The National Police Agency has included expenses to beef up measures against the persistent problem of stalking, in its budgetary requests for fiscal 2015. Both the central and local authorities are urged to work together with relevant parties to take further steps to effectively curb and eradicate stalking and protect the victims.
According to the NPA, there were some 21,000 cases of damage caused by stalkers and some 49,000 cases of domestic violence — both record figures — in 2013. There is a large number of cases in which victims who had fled their homes due to domestic violence were being stalked by their former spouses, partners or lovers.
The police have often come under fire for being unable to take sufficient action to prevent stalker attacks even though they had been contacted by the victims for help.
For example, a high school girl in Mitaka, Tokyo, was stabbed to death last October just outside her home by a man from Kyoto who had been stalking her — on the very same day she had approached the local police for help. A Mitaka police officer whom the girl spoke with did not recognize that she was in imminent danger and failed to report her situation to his superior.
In a December 2011 case involving the murders of a stalking victim’s mother and grandmother by the stalker in Saikai, Nagasaki Prefecture, the police in Chiba, where the stalking victim lived, Mie, from which the stalker hailed, and Nagasaki prefectures had all been contacted by the victim beforehand. However, poor communication among the three police forces and a lack of a sense of crisis among the police officers concerned are believed to be key factors in why the murders were not prevented.
Drawing lessons from these and other cases, police forces nationwide added officers from their criminal investigation section to the consultation desk for stalking victims — which had earlier been solely manned by officers from the community security section — by April this year in an attempt to create a system that can help stalking victims and investigate stalkers in an integrated fashion.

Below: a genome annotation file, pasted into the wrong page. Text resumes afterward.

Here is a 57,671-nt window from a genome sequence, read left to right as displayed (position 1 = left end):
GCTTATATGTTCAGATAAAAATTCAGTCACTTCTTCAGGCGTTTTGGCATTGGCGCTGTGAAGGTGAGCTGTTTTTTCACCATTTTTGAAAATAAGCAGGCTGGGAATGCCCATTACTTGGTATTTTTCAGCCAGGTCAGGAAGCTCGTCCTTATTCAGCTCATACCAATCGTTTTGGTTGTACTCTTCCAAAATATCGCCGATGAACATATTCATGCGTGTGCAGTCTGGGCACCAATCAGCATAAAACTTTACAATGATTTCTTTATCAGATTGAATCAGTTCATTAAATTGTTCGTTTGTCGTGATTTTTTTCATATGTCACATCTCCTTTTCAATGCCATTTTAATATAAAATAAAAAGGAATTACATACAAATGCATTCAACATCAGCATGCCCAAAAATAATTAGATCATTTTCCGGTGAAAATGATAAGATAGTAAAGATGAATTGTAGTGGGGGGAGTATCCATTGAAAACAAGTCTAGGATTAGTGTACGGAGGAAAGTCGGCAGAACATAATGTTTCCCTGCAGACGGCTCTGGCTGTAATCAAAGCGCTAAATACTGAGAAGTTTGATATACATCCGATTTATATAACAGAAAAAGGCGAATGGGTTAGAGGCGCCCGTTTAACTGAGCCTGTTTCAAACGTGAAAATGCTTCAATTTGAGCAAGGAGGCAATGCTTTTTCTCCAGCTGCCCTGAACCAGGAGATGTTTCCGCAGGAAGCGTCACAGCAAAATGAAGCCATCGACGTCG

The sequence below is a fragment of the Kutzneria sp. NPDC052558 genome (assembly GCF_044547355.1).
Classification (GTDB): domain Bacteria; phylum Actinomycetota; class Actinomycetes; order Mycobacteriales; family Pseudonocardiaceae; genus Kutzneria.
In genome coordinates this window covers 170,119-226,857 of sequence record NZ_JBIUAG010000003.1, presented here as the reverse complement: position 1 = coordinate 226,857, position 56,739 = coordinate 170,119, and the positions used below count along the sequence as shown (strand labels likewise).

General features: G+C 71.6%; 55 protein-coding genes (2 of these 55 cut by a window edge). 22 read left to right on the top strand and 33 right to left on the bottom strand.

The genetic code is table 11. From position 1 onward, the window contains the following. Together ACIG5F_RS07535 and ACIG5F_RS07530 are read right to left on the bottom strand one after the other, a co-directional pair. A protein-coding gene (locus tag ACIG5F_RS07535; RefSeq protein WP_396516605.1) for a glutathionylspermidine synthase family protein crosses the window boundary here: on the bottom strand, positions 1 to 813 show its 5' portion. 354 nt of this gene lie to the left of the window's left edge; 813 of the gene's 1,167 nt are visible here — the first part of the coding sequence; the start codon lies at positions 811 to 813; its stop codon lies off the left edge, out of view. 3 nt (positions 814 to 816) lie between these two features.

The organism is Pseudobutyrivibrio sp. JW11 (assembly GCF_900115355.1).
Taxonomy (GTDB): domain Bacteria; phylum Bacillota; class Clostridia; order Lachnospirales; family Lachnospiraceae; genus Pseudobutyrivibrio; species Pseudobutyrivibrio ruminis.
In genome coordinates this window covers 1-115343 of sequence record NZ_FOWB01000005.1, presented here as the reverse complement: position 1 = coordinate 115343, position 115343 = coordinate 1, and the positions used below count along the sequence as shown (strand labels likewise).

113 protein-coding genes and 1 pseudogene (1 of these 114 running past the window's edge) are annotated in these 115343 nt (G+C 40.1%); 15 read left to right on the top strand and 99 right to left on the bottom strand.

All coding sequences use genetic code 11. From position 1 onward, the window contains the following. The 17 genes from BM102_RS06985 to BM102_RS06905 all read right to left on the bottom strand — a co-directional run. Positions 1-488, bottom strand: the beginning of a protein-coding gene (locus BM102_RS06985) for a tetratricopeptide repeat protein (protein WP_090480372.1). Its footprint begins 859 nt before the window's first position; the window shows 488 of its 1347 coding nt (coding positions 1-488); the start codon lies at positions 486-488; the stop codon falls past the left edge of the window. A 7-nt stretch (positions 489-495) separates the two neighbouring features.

Such steps resulted in some cases in which the police of different prefectures communicated with each other and succeeded in protecting victims from stalker attacks.
Still, a woman was murdered by a man in Osaka in May after she sought help from the local police after being stalked by a man who had earlier been arrested and was given a suspended jail term for assaulting his former wife, and had defied a court order banning contact with her.
In its budgetary requests for fiscal 2015, the NPA has asked for some ¥364 million to deal with stalkers and domestic violence, including ¥133 million to cover expenses to accommodate up to 7,500 stalking victims in hotels to shield them from stalkers. The NPA also plans to increase the number of local police officers in charge of stalking and domestic violence by 2,000 within three years.
These efforts must also be supported by legal and other measures. The NPA should seriously consider proposals made by a group of experts on Aug. 5, including the introduction of severer punishments under the stalker-control law to serve as an effective deterrent against stalking. The experts also called for enabling the head of each prefectural police to issue an order enabling punishment to stop stalking in emergency cases, without first having to wait for the prefectural public safety commission to issue advance warnings.
The group also proposed that the law be revised so that it can take action against stalkers sending persisting messages to victims through social networking services. Also important will be the implementation of a program in which government ministries and agencies concerned and mental hospitals cooperate to give psychological treatment to repeat offenders.
The NPA should fully consult with lawmakers and experts to translate these proposals into concrete form.